A good example of this type of problem is the estimation of bottom friction parameters of the ocean floor. This is important because it affects the general circulation. This is particularly the case in coastal areas, especially for its influence on wave breaking. Because of its strong spatial disparity, it is impossible to estimate the bottom friction by direct observation, so it requires to do so indirectly by observing its effects on surface movement. This task is further complicated by the presence of uncertainty in certain other characteristics linking the bottom and the surface (eg boundary conditions). The techniques currently used to adjust these settings are very basic and do not take into account these uncertainties, thereby increasing the error in this estimate.

Classical methods of parameter estimation usually imply the minimisation of an objective function, that measures the error between some observations and the results obtained by a numerical model. In the presence of uncertainties, the minimisation is not straightforward, as the output of the model depends on those uncontrolled inputs and on the control parameter as well. That is why we will aim at minimising the objective function, to get an estimation of the control parameter that is robust to the uncertainties.

The definition of robustness differs depending of the context in which it is used. In this work, two different notions of robustness are considered: robustness by minimising the mean and variance, and robustness based on the distribution of the minimisers of the function. This information on the location of the minimisers is not a novel idea, as it had been applied as a criterion in sequential Bayesian optimisation. However, the constraint of optimality is here relaxed to define a new estimate. To evaluate this estimation, a toy model of a coastal area has been implemented. The control parameter is the bottom friction, upon which classical methods of estimation are applied in a simulation-estimation experiment. The model is then modified to include uncertainties on the boundary conditions in order to apply robust control methods. This has been published in 26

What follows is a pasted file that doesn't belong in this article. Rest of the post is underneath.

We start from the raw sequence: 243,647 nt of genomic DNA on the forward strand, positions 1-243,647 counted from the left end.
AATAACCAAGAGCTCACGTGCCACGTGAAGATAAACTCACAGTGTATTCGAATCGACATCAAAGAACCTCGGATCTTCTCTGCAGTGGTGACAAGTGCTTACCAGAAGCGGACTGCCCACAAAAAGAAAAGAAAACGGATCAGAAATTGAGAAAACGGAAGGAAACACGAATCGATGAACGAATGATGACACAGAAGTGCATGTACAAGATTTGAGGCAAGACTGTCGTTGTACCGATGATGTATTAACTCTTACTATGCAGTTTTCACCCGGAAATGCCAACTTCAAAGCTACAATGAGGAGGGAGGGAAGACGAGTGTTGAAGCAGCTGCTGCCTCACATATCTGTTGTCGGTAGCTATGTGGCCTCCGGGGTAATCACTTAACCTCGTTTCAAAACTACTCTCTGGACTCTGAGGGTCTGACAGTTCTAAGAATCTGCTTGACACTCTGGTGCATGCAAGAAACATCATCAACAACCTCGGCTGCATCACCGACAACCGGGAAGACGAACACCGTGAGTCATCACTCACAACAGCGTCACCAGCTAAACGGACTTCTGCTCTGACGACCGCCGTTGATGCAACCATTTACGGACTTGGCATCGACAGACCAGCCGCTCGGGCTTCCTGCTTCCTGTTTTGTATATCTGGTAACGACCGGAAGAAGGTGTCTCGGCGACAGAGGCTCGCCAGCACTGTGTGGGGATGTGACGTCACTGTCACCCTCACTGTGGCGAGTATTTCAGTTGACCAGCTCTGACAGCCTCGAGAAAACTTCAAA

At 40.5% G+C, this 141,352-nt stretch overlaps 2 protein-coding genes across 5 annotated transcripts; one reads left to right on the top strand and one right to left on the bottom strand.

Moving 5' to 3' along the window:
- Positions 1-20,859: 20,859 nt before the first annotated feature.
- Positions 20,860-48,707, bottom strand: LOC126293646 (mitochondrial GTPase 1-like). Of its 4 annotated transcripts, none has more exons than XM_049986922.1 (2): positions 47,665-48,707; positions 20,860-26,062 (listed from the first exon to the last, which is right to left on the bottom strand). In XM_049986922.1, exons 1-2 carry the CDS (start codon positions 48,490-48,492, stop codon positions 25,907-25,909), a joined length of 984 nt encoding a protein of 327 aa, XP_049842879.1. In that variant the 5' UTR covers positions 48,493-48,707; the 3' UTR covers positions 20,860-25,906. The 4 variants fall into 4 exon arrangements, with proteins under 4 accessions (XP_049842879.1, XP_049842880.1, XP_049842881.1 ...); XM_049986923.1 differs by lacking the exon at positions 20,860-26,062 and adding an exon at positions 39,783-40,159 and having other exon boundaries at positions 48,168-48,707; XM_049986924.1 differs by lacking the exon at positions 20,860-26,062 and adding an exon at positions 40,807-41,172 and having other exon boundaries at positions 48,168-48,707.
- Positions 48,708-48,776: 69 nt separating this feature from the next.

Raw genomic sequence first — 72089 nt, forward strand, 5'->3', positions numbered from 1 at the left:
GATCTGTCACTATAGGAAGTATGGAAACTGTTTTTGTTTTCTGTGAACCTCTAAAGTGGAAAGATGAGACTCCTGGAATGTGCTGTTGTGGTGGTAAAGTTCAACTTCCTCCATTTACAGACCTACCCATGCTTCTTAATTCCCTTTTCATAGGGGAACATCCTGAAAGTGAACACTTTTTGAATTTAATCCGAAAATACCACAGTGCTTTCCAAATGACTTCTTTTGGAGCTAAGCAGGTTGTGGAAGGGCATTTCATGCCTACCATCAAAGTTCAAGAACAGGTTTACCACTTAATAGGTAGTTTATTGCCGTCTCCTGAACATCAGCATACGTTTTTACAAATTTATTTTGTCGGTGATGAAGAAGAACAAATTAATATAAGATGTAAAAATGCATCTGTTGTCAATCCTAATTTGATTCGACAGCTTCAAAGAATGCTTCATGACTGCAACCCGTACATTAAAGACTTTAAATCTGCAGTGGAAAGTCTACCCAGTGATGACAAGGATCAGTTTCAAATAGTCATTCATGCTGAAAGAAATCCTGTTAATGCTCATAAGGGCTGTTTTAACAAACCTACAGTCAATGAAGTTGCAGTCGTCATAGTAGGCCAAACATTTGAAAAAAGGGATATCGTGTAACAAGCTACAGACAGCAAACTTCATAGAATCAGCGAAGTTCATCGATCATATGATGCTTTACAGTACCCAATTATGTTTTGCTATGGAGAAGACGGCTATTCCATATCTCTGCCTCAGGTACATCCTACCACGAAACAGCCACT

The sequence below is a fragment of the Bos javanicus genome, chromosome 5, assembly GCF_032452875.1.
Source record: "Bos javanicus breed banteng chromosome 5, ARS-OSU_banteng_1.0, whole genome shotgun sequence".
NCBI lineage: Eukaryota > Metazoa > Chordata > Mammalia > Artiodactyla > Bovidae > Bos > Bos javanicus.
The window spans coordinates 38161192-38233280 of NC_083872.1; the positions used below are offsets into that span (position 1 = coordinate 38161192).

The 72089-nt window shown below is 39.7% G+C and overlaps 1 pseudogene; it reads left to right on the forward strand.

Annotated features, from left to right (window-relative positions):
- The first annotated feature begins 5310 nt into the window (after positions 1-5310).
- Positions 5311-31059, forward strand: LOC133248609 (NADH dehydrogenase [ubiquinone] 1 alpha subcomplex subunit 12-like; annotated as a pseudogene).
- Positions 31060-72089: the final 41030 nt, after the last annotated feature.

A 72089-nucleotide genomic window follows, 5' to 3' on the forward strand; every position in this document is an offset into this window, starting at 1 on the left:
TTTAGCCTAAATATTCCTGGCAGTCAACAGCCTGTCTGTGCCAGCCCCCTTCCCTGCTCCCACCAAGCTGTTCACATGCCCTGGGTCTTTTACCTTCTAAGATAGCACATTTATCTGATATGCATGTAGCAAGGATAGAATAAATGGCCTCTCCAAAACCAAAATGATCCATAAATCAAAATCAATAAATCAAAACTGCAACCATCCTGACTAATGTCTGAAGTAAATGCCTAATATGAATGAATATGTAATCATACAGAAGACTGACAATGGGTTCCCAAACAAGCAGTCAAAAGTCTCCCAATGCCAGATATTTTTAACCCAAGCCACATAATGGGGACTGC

In 72, we are considering the modeling of precipitation amount with semi-parametric models, modeling both the bulk of the distribution and the tails, but avoiding the arbitrary choice of a threshold. We work in collaboration with Anne-Catherine Favre (LGGE-Lab in Grenoble) and Philippe Naveau (LSCE, Paris).

In the context of Philomène Le Gall’s PhD thesis, we are applying the aforementioned modeling of extreme precipitation with the aim of regionalizing extreme precipitation.

SAMO board is in charge of the organization of the SAMO (sensitivity analysis of model outputs) conferences, every three years. It is strongly supported by the Joint Research Center of the European Commission.

In 2019, Clémentine Prieur, which is part of this board, as also co-chair of a satellite event on the future of sensitivity analysis. A position paper 23 has been published, as a synthesis of the discussions hold in Barcelona (autumn 2019).